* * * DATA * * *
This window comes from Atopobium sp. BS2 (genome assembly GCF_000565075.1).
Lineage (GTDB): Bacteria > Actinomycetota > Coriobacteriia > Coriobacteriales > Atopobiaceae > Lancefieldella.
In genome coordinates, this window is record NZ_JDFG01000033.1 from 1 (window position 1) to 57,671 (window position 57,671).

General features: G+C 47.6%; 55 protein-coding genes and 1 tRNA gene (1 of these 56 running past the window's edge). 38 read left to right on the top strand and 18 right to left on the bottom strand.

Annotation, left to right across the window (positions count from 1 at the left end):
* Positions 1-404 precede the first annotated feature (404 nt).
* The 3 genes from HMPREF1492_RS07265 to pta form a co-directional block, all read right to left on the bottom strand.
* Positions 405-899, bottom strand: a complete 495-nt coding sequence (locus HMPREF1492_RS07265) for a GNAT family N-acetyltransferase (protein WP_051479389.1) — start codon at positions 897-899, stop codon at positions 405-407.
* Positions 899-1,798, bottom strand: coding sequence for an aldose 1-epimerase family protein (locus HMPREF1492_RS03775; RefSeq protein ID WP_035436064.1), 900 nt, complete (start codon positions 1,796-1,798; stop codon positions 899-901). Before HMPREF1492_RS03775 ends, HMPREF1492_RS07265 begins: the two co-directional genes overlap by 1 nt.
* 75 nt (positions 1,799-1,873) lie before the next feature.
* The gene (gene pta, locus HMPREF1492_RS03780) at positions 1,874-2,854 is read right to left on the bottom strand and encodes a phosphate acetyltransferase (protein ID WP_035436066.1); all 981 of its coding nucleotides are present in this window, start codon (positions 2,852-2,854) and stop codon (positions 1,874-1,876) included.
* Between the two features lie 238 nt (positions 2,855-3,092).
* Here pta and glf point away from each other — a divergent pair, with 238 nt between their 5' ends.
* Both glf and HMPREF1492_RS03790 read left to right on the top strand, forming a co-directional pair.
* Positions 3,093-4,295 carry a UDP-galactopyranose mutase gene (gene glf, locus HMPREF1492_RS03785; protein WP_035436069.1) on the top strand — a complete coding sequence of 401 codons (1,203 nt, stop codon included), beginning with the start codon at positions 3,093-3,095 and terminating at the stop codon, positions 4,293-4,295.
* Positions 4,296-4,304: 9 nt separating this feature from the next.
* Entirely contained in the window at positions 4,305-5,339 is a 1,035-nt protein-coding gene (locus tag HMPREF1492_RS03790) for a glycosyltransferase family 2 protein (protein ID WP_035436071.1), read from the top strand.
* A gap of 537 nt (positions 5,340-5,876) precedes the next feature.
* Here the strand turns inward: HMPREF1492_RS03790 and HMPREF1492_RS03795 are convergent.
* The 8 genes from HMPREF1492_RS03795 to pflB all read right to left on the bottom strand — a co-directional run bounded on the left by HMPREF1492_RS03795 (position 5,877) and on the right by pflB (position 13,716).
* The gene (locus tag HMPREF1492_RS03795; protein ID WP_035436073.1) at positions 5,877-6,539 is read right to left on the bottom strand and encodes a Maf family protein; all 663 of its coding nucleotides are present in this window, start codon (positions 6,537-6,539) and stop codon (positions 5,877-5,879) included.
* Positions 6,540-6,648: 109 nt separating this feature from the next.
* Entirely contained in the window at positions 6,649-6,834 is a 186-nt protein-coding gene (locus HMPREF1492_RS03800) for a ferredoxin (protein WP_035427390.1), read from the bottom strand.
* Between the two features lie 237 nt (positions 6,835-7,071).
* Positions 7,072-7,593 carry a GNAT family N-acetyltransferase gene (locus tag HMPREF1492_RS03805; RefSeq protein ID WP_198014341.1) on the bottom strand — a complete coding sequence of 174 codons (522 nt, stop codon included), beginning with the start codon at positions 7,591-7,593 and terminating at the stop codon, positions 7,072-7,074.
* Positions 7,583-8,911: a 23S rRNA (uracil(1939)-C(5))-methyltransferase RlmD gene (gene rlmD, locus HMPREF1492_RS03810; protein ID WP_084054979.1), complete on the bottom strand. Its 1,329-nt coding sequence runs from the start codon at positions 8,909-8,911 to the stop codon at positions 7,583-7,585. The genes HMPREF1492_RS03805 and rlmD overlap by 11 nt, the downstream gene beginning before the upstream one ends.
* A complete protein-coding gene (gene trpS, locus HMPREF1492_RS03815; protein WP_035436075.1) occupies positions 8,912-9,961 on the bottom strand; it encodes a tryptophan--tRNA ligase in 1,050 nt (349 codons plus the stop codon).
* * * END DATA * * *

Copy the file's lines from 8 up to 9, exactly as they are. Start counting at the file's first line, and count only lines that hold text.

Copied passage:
* Positions 405-899, bottom strand: a complete 495-nt coding sequence (locus HMPREF1492_RS07265) for a GNAT family N-acetyltransferase (protein WP_051479389.1) — start codon at positions 897-899, stop codon at positions 405-407.
* Positions 899-1,798, bottom strand: coding sequence for an aldose 1-epimerase family protein (locus HMPREF1492_RS03775; RefSeq protein ID WP_035436064.1), 900 nt, complete (start codon positions 1,796-1,798; stop codon positions 899-901). Before HMPREF1492_RS03775 ends, HMPREF1492_RS07265 begins: the two co-directional genes overlap by 1 nt.